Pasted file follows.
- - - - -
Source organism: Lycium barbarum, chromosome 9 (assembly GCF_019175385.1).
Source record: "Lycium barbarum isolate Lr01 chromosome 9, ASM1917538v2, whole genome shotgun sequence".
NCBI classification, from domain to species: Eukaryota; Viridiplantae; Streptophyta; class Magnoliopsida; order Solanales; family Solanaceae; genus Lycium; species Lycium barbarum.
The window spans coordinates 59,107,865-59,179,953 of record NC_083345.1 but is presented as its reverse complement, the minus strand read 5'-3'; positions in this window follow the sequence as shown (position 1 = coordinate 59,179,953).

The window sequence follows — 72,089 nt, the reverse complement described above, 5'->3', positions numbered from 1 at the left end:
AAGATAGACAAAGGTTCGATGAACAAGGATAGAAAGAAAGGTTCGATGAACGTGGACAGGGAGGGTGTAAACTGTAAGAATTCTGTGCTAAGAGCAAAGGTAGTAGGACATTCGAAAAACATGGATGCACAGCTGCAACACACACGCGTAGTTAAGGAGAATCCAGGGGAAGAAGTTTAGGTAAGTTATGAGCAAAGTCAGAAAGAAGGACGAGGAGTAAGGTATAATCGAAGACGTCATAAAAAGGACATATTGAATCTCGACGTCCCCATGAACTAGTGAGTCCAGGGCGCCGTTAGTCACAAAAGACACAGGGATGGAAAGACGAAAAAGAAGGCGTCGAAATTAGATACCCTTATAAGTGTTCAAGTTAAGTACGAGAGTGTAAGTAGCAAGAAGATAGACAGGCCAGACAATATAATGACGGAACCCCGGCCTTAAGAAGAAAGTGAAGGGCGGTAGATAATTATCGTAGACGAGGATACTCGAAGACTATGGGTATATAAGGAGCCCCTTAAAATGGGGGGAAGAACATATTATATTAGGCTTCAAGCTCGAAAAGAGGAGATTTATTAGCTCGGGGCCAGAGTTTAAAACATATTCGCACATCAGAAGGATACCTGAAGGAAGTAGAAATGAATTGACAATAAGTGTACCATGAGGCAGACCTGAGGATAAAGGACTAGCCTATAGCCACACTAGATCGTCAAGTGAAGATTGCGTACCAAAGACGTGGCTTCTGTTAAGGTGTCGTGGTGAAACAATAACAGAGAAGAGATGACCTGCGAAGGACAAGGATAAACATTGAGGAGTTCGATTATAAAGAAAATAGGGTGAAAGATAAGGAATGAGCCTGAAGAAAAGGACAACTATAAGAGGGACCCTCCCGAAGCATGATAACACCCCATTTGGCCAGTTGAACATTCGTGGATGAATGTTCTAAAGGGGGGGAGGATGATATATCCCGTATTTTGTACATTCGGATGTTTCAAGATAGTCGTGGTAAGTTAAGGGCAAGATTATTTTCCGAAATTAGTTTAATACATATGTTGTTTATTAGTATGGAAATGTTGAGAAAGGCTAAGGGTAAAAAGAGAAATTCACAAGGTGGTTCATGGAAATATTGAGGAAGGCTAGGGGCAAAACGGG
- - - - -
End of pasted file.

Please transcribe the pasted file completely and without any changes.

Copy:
Source organism: Lycium barbarum, chromosome 9 (assembly GCF_019175385.1).
Source record: "Lycium barbarum isolate Lr01 chromosome 9, ASM1917538v2, whole genome shotgun sequence".
NCBI classification, from domain to species: Eukaryota; Viridiplantae; Streptophyta; class Magnoliopsida; order Solanales; family Solanaceae; genus Lycium; species Lycium barbarum.
The window spans coordinates 59,107,865-59,179,953 of record NC_083345.1 but is presented as its reverse complement, the minus strand read 5'-3'; positions in this window follow the sequence as shown (position 1 = coordinate 59,179,953).

The window sequence follows — 72,089 nt, the reverse complement described above, 5'->3', positions numbered from 1 at the left end:
AAGATAGACAAAGGTTCGATGAACAAGGATAGAAAGAAAGGTTCGATGAACGTGGACAGGGAGGGTGTAAACTGTAAGAATTCTGTGCTAAGAGCAAAGGTAGTAGGACATTCGAAAAACATGGATGCACAGCTGCAACACACACGCGTAGTTAAGGAGAATCCAGGGGAAGAAGTTTAGGTAAGTTATGAGCAAAGTCAGAAAGAAGGACGAGGAGTAAGGTATAATCGAAGACGTCATAAAAAGGACATATTGAATCTCGACGTCCCCATGAACTAGTGAGTCCAGGGCGCCGTTAGTCACAAAAGACACAGGGATGGAAAGACGAAAAAGAAGGCGTCGAAATTAGATACCCTTATAAGTGTTCAAGTTAAGTACGAGAGTGTAAGTAGCAAGAAGATAGACAGGCCAGACAATATAATGACGGAACCCCGGCCTTAAGAAGAAAGTGAAGGGCGGTAGATAATTATCGTAGACGAGGATACTCGAAGACTATGGGTATATAAGGAGCCCCTTAAAATGGGGGGAAGAACATATTATATTAGGCTTCAAGCTCGAAAAGAGGAGATTTATTAGCTCGGGGCCAGAGTTTAAAACATATTCGCACATCAGAAGGATACCTGAAGGAAGTAGAAATGAATTGACAATAAGTGTACCATGAGGCAGACCTGAGGATAAAGGACTAGCCTATAGCCACACTAGATCGTCAAGTGAAGATTGCGTACCAAAGACGTGGCTTCTGTTAAGGTGTCGTGGTGAAACAATAACAGAGAAGAGATGACCTGCGAAGGACAAGGATAAACATTGAGGAGTTCGATTATAAAGAAAATAGGGTGAAAGATAAGGAATGAGCCTGAAGAAAAGGACAACTATAAGAGGGACCCTCCCGAAGCATGATAACACCCCATTTGGCCAGTTGAACATTCGTGGATGAATGTTCTAAAGGGGGGGAGGATGATATATCCCGTATTTTGTACATTCGGATGTTTCAAGATAGTCGTGGTAAGTTAAGGGCAAGATTATTTTCCGAAATTAGTTTAATACATATGTTGTTTATTAGTATGGAAATGTTGAGAAAGGCTAAGGGTAAAAAGAGAAATTCACAAGGTGGTTCATGGAAATATTGAGGAAGGCTAGGGGCAAAACGGG